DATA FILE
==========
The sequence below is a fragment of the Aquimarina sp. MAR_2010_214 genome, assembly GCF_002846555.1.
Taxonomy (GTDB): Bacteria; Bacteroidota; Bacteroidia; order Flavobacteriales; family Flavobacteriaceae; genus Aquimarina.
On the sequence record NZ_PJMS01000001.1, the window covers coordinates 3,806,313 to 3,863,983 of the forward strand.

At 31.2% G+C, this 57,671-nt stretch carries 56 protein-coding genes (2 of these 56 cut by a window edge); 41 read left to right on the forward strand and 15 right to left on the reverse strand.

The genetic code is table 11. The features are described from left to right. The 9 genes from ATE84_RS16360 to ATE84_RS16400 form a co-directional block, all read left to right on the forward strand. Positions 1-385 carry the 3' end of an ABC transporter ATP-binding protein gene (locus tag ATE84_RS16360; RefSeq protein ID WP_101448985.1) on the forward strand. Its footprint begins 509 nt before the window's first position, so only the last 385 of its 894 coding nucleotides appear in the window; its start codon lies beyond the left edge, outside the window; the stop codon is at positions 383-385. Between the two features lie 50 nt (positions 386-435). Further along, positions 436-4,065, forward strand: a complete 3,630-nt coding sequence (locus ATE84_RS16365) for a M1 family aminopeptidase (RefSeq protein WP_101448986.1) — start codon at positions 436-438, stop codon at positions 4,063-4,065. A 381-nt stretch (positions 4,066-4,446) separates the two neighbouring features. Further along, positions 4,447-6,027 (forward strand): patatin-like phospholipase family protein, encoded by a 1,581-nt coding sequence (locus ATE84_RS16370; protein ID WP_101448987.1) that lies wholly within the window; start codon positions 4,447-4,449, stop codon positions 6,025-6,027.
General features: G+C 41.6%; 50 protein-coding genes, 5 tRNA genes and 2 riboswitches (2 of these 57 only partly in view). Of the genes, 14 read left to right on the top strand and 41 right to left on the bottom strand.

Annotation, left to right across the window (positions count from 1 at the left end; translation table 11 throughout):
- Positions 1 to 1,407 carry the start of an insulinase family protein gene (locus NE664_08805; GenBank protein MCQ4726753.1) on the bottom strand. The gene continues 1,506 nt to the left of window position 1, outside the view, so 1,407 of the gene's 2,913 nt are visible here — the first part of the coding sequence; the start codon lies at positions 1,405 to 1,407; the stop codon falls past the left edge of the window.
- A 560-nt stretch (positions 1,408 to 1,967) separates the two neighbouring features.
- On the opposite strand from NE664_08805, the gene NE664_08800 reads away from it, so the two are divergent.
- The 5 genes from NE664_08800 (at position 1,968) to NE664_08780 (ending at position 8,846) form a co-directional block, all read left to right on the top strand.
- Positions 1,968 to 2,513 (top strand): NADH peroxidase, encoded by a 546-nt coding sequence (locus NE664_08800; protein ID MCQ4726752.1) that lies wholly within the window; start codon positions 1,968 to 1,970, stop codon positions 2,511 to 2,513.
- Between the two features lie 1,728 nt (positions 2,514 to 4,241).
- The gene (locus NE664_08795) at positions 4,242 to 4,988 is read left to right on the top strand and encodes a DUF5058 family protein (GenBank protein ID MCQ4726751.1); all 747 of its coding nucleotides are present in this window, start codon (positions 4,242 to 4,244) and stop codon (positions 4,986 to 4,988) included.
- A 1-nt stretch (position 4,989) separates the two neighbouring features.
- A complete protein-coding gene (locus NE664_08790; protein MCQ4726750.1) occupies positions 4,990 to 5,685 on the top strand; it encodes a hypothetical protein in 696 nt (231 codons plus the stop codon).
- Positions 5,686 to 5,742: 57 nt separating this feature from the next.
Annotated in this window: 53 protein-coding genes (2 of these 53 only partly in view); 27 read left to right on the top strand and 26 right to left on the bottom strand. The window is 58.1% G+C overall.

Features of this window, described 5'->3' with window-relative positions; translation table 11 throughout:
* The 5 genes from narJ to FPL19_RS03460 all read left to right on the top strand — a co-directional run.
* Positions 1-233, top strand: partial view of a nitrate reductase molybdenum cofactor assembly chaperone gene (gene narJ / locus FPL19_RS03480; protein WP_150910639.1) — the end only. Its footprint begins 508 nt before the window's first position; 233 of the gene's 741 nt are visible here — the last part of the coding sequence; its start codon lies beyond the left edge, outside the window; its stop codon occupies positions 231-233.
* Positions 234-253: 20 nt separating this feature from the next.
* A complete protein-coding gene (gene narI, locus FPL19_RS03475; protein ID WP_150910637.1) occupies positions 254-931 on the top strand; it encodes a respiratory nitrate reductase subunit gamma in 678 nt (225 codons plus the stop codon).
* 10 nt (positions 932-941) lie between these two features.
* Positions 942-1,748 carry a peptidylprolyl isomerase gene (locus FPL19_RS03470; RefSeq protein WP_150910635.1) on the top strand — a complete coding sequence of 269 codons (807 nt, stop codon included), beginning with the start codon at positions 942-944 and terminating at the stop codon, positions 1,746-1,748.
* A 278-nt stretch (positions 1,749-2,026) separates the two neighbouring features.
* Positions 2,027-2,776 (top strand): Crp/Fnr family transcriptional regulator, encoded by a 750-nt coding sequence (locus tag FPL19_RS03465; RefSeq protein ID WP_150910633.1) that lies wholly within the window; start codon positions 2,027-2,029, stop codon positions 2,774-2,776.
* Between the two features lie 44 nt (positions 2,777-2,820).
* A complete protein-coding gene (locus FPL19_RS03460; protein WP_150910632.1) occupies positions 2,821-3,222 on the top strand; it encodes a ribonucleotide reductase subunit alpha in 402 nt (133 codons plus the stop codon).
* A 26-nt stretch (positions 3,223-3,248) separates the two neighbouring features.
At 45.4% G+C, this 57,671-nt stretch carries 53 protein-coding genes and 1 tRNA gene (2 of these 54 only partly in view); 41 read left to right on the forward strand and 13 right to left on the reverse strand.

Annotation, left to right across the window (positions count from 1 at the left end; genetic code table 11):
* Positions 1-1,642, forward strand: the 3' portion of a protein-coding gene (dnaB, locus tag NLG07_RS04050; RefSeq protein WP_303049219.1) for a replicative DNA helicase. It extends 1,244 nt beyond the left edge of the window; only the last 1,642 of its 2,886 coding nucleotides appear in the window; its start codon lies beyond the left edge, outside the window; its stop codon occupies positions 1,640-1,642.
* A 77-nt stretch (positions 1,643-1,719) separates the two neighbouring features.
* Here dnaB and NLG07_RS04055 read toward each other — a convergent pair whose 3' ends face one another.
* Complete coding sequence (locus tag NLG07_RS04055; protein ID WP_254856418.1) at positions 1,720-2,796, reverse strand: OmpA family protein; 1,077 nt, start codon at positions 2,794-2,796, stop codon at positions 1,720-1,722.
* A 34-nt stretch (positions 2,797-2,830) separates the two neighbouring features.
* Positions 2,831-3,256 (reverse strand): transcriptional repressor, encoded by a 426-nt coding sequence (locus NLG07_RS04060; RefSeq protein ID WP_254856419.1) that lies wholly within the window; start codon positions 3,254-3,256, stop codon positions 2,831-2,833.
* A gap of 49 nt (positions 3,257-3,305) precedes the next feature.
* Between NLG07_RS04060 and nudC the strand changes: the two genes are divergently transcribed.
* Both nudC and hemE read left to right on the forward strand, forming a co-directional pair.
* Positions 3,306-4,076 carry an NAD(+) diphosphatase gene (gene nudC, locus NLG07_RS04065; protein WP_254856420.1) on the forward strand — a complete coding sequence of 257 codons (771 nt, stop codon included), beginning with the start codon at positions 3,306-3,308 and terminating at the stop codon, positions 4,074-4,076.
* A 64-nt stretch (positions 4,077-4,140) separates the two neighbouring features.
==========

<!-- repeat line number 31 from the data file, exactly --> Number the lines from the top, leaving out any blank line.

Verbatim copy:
At 45.4% G+C, this 57,671-nt stretch carries 53 protein-coding genes and 1 tRNA gene (2 of these 54 only partly in view); 41 read left to right on the forward strand and 13 right to left on the reverse strand.